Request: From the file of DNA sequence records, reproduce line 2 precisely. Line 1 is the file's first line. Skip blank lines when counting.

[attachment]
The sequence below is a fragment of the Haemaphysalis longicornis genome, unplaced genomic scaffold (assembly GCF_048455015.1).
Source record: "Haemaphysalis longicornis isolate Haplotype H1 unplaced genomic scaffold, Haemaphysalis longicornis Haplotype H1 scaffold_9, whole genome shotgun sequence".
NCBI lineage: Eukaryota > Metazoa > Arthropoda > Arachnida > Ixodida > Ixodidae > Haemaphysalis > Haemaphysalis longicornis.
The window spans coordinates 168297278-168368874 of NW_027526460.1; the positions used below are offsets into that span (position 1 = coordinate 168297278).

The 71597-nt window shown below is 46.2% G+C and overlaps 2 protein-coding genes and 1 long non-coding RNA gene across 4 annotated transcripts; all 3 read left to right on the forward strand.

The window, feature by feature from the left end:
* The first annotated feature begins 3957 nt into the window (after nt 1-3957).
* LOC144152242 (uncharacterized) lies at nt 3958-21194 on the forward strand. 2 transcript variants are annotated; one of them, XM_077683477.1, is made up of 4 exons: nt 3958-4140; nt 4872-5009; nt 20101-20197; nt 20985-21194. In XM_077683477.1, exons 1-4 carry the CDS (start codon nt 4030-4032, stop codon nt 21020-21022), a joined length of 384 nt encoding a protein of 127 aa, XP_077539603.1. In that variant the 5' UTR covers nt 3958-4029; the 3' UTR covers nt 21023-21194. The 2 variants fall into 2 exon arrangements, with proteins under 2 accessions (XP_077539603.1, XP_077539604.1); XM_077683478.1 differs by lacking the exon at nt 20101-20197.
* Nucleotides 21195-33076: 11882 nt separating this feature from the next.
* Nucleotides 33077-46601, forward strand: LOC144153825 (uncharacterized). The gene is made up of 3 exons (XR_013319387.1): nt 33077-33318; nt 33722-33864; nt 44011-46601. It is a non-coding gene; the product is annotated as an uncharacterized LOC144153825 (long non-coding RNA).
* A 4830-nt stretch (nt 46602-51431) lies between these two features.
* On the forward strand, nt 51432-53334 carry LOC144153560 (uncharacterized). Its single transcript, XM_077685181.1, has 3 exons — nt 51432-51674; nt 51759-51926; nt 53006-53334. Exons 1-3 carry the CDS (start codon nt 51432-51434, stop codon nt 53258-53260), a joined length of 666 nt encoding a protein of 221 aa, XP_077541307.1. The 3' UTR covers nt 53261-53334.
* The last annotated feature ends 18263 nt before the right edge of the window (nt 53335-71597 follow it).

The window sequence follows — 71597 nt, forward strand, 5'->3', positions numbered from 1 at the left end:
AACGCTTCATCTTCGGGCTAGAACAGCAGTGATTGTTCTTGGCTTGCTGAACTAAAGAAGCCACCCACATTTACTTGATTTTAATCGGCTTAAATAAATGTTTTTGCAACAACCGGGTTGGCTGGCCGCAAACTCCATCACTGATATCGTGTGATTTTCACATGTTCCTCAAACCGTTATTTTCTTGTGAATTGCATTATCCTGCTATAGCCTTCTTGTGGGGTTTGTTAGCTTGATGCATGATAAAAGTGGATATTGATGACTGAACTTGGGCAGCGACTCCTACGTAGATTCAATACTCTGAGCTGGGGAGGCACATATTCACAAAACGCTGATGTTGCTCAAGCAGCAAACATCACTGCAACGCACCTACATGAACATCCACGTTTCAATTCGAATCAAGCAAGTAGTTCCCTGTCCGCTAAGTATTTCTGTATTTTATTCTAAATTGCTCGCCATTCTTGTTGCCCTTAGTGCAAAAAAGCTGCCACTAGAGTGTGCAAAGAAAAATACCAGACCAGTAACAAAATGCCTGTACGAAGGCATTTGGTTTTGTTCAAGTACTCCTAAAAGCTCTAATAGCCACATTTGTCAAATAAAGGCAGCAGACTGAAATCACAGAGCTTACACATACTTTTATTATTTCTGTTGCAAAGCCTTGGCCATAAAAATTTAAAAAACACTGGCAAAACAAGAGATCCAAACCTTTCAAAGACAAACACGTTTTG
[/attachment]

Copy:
Source record: "Haemaphysalis longicornis isolate Haplotype H1 unplaced genomic scaffold, Haemaphysalis longicornis Haplotype H1 scaffold_9, whole genome shotgun sequence".